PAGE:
Update: Accordance handout can be downloaded from this page. Olive Tree’s presentation can also be downloaded here (PDF file).
Tony Cartledge, who attended the session, blogs on the shootout here.Comment
This via the Logos Bible Software blog:
Back in January Logos hosted BibleTech:2008. BibleTech is a conference for people interested in the intersection of the Bible and technology. We were blown away by the result of this conference this year. The presentations were pertinent and timely, and the networking opportunities were absolutely priceless. And BibleTech:2008 participants was nearly unanimous in wanting to make this conference an annual event.
So we’re happy to be announcing BibleTech:2009!
The conference will take place on Friday, March 27 and Saturday, March 28 in scenic Seattle, WA. Please mark your calendars and plan to attend! We are anticipating a bigger turnout with an even better outcome than last year.
BibleTech is geared for anyone with specialization, or serious interest, in the intersection of Bible study and technology. If you are involved in web design, software development, open source programming, biblical language or Bible study software development-or even if you are simply interested in the latest news from this incredible field and want to meet the people who make it all happen-plan to join us at BibleTech:2009.
We are now accepting proposals for conference presentations. If Bible and technology are your specialties, we invite you to submit a proposal.
We have updated the conference website. For the latest information, including a list of past presenters, visit BibleTechConference.com.
To stay informed with all the latest news about BibleTech, sign up for the BibleTech email list. Just , and we’ll get you added.
We hope you’re as excited about BibleTech:2009 as we are. And please help us make this a spectacular event by spreading the word!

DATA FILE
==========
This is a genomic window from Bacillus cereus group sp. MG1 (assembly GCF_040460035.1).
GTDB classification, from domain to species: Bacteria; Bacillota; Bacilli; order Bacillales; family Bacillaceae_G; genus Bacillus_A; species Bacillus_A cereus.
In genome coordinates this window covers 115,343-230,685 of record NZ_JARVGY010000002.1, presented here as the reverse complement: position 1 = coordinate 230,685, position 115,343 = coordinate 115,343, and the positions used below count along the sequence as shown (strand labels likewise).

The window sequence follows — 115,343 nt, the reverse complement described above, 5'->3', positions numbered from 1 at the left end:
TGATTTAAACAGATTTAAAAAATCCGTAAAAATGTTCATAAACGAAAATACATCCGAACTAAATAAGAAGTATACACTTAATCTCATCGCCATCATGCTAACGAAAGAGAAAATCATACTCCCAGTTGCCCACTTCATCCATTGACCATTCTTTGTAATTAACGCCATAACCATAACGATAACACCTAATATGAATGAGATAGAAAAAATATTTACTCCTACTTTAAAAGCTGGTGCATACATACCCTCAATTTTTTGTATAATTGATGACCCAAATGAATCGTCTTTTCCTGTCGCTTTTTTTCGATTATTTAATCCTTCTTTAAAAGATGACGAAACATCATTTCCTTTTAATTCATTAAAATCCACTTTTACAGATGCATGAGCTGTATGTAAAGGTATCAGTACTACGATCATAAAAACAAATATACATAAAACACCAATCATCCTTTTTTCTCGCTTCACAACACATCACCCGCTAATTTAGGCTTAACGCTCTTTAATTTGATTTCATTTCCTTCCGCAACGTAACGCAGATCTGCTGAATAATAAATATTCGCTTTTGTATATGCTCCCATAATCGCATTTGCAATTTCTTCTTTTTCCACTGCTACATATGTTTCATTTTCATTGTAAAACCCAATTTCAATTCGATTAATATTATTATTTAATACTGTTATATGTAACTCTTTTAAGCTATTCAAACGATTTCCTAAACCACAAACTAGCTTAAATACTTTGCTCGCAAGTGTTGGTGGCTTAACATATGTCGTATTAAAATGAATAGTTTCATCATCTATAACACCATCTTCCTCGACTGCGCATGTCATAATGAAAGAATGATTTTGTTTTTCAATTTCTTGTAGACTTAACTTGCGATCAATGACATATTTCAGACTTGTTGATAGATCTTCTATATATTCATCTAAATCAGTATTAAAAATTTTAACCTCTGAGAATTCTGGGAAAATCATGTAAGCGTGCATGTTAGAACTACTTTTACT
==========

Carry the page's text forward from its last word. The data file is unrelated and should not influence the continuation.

As was the case last year, this is an event organized/hosted by Logos Bible Software for all the Bible software industry. So, if you are able to attend or participate, make your plans now!Comment
Last month (June 16-19), there was an international conference on “The Bible and Computers: Present and Future of a Discipline” held in El Escorial (Madrid). I could not attend, but there is at least someone who was there and has blogged about it.
If someone else who was in attendance would like to share more info on how everything went, I would love to hear from him/her.Comment
I am not at SBL, in fact I am thousands of miles away from Philadelphia. But thanks to fellow bibliobloggers I can get a feel for some of the things that are going on there.
Most bibliobloggers are sharing their thoughts on the various meetings they attend, and I have been particularly interested in their reports on the recent session about biblioblogging. Apparently it went really well, according to AKMA, Mark Goodacre, et al. (sorry folks, I can’t link to everyone who’s blogging on this!)
One thing I find worth noting: now that we have pretty much agreed on the name (bibliobloggers has become the standard), we seem to be facing an identity crisis or sorts. Who can really (and I mean really)
be categorized as a biblioblogger, given the fact that there are as many different styles and outlooks as there are bloggers? There is no easy answer. As a matter of fact, I doubt there is an answer at all. I would dare say, however, even at the risk of contradicting myself, that it has a lot more to do with the ultimate purpose behind blogging than with the actual content or personality of the blogger. I’m not wanting to imply that content is not important. It is. What I do want to suggest is that what turns a blog into a biblioblog and not something else is the motivation and goal one imposes upon himself/herself when it comes to setting up a blog and following a blogging “career”.